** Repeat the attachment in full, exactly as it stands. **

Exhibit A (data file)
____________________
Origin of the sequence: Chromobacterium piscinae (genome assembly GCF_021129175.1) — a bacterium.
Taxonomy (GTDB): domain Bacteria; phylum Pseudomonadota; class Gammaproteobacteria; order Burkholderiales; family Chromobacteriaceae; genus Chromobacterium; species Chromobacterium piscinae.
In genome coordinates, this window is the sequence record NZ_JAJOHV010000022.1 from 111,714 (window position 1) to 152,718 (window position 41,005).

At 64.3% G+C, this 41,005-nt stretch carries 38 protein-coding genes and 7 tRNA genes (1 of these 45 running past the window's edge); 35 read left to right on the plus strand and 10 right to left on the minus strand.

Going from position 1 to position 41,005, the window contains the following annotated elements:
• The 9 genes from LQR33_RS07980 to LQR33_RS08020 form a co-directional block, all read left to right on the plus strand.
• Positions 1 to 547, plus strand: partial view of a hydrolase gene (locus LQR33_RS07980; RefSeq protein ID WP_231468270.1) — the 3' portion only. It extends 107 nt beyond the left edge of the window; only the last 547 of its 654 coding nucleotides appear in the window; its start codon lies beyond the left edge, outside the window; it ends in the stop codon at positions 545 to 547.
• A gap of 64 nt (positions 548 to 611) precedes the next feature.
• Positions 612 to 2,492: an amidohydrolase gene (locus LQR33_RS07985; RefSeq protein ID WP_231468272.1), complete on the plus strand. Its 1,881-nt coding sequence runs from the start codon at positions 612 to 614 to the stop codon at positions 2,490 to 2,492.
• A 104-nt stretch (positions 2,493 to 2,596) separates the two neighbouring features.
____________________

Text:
Origin of the sequence: Chromobacterium piscinae (genome assembly GCF_021129175.1) — a bacterium.
Taxonomy (GTDB): domain Bacteria; phylum Pseudomonadota; class Gammaproteobacteria; order Burkholderiales; family Chromobacteriaceae; genus Chromobacterium; species Chromobacterium piscinae.
In genome coordinates, this window is the sequence record NZ_JAJOHV010000022.1 from 111,714 (window position 1) to 152,718 (window position 41,005).

At 64.3% G+C, this 41,005-nt stretch carries 38 protein-coding genes and 7 tRNA genes (1 of these 45 running past the window's edge); 35 read left to right on the plus strand and 10 right to left on the minus strand.

Going from position 1 to position 41,005, the window contains the following annotated elements:
• The 9 genes from LQR33_RS07980 to LQR33_RS08020 form a co-directional block, all read left to right on the plus strand.
• Positions 1 to 547, plus strand: partial view of a hydrolase gene (locus LQR33_RS07980; RefSeq protein ID WP_231468270.1) — the 3' portion only. It extends 107 nt beyond the left edge of the window; only the last 547 of its 654 coding nucleotides appear in the window; its start codon lies beyond the left edge, outside the window; it ends in the stop codon at positions 545 to 547.
• A gap of 64 nt (positions 548 to 611) precedes the next feature.
• Positions 612 to 2,492: an amidohydrolase gene (locus LQR33_RS07985; RefSeq protein ID WP_231468272.1), complete on the plus strand. Its 1,881-nt coding sequence runs from the start codon at positions 612 to 614 to the stop codon at positions 2,490 to 2,492.
• A 104-nt stretch (positions 2,493 to 2,596) separates the two neighbouring features.